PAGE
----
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A report in MedPage Today claims that the experience of hospitals with significant surges of severely ill COVID-infected patients has delivered a powerful marketing case for the future of palliative care beyond the current pandemic, experts say.

While studies have shown that palliative care improves quality of life and reduces caregiver burden, not everyone can access it, “partly because we don’t have enough clinicians, services, and programs — especially for people outside of the hospital who are seriously ill but not hospice-eligible,” she said.

Enter telemedicine, which can dramatically increase access for people in community settings, at home, in assisted living facilities, in long-term care. One clinician can see 8 to 10 seriously ill patients a day at multiple sites without leaving the office — exponentially increasing access.

It’s not only more efficient for the clinician, it expands access for patients who can get to the clinic only with difficulty because they are homebound, live miles away or constrained by geographical barriers, or depend on public transit.

At the height of the COVID surge in New York City, three large health systems separately recruited and deployed palliative care and other professionals from across the country to serve as back-up volunteers to hospital teams on the ground. They gave debriefings for frontline providers, held family meetings and goals-of-care conversations online, even offered psychological and grief support.

“We have made huge strides toward building palliative care into the healthcare system focused on the broad concept of improving quality of life, recognizing that serious illness can turn one’s life upside down,” says Ashwin Kotwal, MD, assistant professor of geriatrics at the University of California San Francisco. “It’s not just about end-of-life support but addressing physical symptoms throughout the disease trajectory, along with psycho-social and spiritual needs. And communication is a big part of what we do.”

Kotwal spent the last year building a tele-palliative care program at the San Francisco VA Medical Center, focusing on patients who were homebound or who lived four hours or more from the clinic. Then COVID came along.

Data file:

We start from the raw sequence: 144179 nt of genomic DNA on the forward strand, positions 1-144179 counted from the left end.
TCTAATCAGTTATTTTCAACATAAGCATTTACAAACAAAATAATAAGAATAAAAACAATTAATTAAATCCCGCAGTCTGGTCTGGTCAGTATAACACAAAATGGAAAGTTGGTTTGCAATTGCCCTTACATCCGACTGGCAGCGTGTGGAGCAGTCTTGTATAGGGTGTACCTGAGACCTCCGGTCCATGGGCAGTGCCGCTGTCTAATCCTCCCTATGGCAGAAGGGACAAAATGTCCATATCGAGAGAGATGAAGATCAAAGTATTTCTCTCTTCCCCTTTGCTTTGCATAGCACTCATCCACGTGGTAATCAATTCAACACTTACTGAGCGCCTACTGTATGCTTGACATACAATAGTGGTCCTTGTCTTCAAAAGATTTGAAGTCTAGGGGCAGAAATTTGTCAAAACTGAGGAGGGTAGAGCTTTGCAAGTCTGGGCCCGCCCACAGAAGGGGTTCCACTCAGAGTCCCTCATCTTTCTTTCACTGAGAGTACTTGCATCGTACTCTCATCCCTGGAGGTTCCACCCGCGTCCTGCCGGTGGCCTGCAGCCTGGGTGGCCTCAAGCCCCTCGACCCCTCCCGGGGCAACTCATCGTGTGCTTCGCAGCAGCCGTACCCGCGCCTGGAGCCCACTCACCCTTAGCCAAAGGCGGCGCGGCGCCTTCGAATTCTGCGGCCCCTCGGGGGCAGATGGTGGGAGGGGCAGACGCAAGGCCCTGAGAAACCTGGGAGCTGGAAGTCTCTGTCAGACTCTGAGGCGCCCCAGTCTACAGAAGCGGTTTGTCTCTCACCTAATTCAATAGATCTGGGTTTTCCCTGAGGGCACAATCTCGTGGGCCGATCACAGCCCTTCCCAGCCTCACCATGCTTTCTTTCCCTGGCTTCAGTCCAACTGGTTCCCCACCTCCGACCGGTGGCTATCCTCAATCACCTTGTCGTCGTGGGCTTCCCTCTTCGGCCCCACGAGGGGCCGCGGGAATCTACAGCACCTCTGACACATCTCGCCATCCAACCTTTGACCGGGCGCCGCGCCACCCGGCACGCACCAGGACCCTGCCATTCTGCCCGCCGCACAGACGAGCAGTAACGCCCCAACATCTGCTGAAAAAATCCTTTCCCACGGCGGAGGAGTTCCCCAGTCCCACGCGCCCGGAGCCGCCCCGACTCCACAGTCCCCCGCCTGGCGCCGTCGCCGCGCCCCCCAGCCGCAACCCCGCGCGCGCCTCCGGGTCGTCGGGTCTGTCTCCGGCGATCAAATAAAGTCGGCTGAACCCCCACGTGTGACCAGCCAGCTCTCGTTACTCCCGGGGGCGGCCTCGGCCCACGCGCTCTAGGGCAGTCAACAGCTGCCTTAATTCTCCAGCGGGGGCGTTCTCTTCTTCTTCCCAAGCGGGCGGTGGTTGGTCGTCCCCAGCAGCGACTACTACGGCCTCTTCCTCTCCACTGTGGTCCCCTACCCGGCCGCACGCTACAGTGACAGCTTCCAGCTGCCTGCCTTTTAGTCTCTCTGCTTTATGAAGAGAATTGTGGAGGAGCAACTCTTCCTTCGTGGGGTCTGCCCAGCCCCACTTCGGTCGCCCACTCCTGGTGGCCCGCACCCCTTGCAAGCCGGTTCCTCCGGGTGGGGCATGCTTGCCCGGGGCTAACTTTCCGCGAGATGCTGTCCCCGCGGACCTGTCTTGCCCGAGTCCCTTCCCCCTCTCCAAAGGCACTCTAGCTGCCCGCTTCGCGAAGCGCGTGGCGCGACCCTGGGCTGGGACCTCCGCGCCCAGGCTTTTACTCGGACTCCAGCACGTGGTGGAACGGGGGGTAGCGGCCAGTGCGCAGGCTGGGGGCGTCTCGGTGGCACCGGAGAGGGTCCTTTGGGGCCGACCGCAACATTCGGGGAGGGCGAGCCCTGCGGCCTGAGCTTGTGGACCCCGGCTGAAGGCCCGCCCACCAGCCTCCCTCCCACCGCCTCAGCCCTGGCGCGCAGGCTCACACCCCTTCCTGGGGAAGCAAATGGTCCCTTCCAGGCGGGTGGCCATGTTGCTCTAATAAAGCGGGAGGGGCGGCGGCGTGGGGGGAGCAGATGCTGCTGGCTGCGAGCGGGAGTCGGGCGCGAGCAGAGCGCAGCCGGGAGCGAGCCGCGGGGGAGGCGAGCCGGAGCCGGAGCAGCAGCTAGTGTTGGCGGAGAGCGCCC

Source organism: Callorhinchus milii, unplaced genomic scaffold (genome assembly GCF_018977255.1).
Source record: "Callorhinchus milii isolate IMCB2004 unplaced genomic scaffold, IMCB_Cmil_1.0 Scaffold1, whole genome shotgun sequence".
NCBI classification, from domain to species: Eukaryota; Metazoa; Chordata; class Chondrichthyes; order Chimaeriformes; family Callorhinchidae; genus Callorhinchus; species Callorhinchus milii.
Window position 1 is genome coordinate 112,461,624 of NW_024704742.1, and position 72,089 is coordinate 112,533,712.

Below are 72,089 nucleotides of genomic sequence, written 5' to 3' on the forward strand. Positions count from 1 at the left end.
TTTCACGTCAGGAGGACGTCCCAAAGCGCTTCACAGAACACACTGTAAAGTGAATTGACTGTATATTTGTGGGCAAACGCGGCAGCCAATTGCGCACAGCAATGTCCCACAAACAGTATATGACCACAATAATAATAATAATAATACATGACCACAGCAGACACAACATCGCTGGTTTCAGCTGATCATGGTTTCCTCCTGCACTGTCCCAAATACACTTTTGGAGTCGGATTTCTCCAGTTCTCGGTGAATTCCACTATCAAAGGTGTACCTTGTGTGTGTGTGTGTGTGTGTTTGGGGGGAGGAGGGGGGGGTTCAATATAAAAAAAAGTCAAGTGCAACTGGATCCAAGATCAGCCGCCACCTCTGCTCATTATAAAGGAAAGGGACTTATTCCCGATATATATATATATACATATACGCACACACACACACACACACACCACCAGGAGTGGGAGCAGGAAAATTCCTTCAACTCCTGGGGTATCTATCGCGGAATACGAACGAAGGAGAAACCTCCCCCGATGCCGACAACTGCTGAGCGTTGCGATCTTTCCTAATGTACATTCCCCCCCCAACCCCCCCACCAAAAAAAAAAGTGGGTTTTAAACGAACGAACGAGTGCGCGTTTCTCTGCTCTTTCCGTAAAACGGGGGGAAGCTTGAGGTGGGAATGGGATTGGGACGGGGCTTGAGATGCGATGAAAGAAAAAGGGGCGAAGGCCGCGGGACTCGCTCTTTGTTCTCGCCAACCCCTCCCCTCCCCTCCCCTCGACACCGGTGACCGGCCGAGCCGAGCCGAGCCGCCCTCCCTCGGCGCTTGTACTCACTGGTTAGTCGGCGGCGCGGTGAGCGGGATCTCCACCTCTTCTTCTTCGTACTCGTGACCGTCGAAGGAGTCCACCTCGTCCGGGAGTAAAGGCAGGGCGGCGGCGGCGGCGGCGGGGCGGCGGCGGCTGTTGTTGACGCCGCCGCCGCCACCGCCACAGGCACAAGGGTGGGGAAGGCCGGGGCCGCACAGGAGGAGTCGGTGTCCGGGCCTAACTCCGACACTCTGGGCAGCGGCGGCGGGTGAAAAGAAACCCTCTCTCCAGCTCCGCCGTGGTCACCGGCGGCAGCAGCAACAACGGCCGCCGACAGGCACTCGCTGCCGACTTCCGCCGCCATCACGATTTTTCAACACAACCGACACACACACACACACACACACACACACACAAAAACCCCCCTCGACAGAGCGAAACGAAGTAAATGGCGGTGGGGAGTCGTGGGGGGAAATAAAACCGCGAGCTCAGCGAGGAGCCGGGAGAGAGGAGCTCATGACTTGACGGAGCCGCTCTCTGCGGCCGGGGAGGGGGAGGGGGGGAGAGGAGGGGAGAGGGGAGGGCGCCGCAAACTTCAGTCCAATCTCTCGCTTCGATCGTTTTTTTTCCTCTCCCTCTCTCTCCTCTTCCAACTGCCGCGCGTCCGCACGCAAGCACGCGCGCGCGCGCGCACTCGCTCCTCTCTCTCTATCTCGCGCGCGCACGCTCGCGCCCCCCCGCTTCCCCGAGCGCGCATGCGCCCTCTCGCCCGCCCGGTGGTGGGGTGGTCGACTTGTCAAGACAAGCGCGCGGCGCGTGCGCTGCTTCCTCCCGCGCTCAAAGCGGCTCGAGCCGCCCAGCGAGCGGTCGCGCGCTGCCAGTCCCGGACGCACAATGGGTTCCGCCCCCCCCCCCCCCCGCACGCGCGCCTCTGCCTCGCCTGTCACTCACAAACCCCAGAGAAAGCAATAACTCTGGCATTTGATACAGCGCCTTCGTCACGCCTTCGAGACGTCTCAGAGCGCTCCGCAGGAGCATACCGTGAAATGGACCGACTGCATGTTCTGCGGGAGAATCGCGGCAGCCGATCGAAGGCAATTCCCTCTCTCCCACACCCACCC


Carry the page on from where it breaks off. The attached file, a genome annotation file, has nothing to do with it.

For Michael Fratkin, MD, founder and CEO of Resolution Care Network in Eureka, California, the telemedicine encounter is not just more convenient, it’s superior.

“The heart of the matter is the preservation of boundaries in healing relationships. We find that a video visit in real time is substantially better than invading people’s homes,” he says. “This is such a leveling technology. Something about the framing of the computer screen sets limits and puts us more on the same level. Clients show me only what they want to show me in their homes. It keeps the boundaries clearer.”

What happens on these visits for Fratkin’s community-based palliative care service, which covers a large rural area: trust-building; goal setting; shared-decision-making; advance care planning; symptom management. Surprisingly, he says, there are greater opportunities for intimacy in this encounter, even though the clinician can’t reach out and put a hand on the patient’s shoulder.

Of course, the future of telemedicine in palliative care will depend on reimbursement. Currently, temporary emergency Medicare waivers, extended for three months on July 23, have allowed payment for professional telehealth and some telephone visits, including physicians’ advance care planning conversations with patients and families. The emergency will end eventually, but at least 20 bills have been introduced in Congress to make some aspects of telemedicine coverage permanent.